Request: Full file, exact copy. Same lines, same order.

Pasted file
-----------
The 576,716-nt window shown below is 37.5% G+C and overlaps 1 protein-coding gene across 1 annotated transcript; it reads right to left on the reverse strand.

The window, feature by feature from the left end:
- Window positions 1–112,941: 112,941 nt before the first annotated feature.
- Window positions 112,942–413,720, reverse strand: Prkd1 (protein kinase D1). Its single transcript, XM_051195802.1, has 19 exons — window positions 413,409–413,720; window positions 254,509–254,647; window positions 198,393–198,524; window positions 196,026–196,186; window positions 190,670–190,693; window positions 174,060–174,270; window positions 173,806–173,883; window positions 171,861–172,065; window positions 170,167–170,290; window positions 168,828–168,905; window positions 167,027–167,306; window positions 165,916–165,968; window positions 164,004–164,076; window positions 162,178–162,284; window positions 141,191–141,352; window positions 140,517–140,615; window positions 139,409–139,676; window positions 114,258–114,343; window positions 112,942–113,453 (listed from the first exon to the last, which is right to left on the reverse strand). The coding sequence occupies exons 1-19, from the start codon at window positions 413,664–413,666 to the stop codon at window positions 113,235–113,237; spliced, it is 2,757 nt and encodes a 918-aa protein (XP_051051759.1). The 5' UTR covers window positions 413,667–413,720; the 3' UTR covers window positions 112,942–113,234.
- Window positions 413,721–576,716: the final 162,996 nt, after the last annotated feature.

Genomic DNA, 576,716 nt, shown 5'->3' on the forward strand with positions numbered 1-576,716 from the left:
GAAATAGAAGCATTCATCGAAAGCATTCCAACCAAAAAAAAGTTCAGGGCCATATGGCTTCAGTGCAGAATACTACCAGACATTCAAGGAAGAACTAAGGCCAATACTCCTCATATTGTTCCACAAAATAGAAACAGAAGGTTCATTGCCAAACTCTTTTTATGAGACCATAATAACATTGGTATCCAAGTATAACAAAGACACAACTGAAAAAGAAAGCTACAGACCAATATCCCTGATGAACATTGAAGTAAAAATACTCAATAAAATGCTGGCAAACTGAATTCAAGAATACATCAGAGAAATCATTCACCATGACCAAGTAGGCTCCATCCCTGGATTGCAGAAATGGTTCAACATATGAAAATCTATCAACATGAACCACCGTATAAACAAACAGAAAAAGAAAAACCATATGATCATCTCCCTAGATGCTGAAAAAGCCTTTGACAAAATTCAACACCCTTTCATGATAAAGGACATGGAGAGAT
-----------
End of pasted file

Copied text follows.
The 576,716-nt window shown below is 37.5% G+C and overlaps 1 protein-coding gene across 1 annotated transcript; it reads right to left on the reverse strand.

The window, feature by feature from the left end:
- Window positions 1–112,941: 112,941 nt before the first annotated feature.
- Window positions 112,942–413,720, reverse strand: Prkd1 (protein kinase D1). Its single transcript, XM_051195802.1, has 19 exons — window positions 413,409–413,720; window positions 254,509–254,647; window positions 198,393–198,524; window positions 196,026–196,186; window positions 190,670–190,693; window positions 174,060–174,270; window positions 173,806–173,883; window positions 171,861–172,065; window positions 170,167–170,290; window positions 168,828–168,905; window positions 167,027–167,306; window positions 165,916–165,968; window positions 164,004–164,076; window positions 162,178–162,284; window positions 141,191–141,352; window positions 140,517–140,615; window positions 139,409–139,676; window positions 114,258–114,343; window positions 112,942–113,453 (listed from the first exon to the last, which is right to left on the reverse strand). The coding sequence occupies exons 1-19, from the start codon at window positions 413,664–413,666 to the stop codon at window positions 113,235–113,237; spliced, it is 2,757 nt and encodes a 918-aa protein (XP_051051759.1). The 5' UTR covers window positions 413,667–413,720; the 3' UTR covers window positions 112,942–113,234.
- Window positions 413,721–576,716: the final 162,996 nt, after the last annotated feature.

Genomic DNA, 576,716 nt, shown 5'->3' on the forward strand with positions numbered 1-576,716 from the left:
GAAATAGAAGCATTCATCGAAAGCATTCCAACCAAAAAAAAGTTCAGGGCCATATGGCTTCAGTGCAGAATACTACCAGACATTCAAGGAAGAACTAAGGCCAATACTCCTCATATTGTTCCACAAAATAGAAACAGAAGGTTCATTGCCAAACTCTTTTTATGAGACCATAATAACATTGGTATCCAAGTATAACAAAGACACAACTGAAAAAGAAAGCTACAGACCAATATCCCTGATGAACATTGAAGTAAAAATACTCAATAAAATGCTGGCAAACTGAATTCAAGAATACATCAGAGAAATCATTCACCATGACCAAGTAGGCTCCATCCCTGGATTGCAGAAATGGTTCAACATATGAAAATCTATCAACATGAACCACCGTATAAACAAACAGAAAAAGAAAAACCATATGATCATCTCCCTAGATGCTGAAAAAGCCTTTGACAAAATTCAACACCCTTTCATGATAAAGGACATGGAGAGAT